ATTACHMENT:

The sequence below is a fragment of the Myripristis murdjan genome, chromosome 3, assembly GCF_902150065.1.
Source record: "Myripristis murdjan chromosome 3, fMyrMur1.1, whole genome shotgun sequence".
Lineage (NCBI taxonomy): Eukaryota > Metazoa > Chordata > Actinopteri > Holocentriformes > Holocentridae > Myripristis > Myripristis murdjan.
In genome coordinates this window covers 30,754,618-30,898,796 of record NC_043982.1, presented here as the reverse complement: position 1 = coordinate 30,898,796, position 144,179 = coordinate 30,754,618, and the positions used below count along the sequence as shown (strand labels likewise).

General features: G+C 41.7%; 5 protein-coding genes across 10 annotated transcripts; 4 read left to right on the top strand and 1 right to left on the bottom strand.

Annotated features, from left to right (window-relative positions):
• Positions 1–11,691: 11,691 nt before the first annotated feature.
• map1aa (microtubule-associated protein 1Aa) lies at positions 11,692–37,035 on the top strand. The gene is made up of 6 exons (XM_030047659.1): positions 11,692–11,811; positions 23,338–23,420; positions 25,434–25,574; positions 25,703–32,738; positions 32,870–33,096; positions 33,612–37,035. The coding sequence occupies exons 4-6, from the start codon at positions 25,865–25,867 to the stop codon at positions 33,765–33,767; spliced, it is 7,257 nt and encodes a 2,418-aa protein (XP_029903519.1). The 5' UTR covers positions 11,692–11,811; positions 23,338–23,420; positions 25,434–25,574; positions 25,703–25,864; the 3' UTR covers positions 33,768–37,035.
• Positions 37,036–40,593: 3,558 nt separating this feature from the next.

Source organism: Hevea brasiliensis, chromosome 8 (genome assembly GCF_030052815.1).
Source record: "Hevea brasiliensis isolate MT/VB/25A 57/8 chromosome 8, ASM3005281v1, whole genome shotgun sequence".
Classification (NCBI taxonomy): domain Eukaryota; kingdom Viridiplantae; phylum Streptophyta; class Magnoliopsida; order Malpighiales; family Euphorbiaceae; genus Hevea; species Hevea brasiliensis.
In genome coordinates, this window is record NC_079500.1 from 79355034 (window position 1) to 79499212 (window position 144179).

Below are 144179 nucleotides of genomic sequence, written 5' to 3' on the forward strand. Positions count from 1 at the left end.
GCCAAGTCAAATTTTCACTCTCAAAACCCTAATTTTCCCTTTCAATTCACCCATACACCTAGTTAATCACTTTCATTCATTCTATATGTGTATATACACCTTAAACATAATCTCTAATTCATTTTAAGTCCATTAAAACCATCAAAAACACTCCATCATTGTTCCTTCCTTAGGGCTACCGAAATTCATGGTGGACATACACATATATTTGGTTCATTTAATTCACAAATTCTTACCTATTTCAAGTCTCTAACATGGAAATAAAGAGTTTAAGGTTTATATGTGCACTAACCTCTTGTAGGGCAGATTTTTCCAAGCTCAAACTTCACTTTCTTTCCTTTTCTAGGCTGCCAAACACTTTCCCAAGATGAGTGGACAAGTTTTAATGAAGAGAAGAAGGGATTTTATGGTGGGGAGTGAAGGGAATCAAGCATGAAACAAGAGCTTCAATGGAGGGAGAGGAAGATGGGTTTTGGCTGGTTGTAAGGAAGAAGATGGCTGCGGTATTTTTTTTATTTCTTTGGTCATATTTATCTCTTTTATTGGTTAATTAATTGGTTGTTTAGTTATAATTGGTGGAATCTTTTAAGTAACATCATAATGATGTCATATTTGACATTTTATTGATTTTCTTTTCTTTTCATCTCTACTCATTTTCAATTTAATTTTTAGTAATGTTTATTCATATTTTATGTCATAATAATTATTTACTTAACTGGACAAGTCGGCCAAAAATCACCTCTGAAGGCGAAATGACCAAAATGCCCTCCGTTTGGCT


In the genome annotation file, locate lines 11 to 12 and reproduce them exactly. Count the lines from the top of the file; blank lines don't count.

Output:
Source record: "Hevea brasiliensis isolate MT/VB/25A 57/8 chromosome 8, ASM3005281v1, whole genome shotgun sequence".
Classification (NCBI taxonomy): domain Eukaryota; kingdom Viridiplantae; phylum Streptophyta; class Magnoliopsida; order Malpighiales; family Euphorbiaceae; genus Hevea; species Hevea brasiliensis.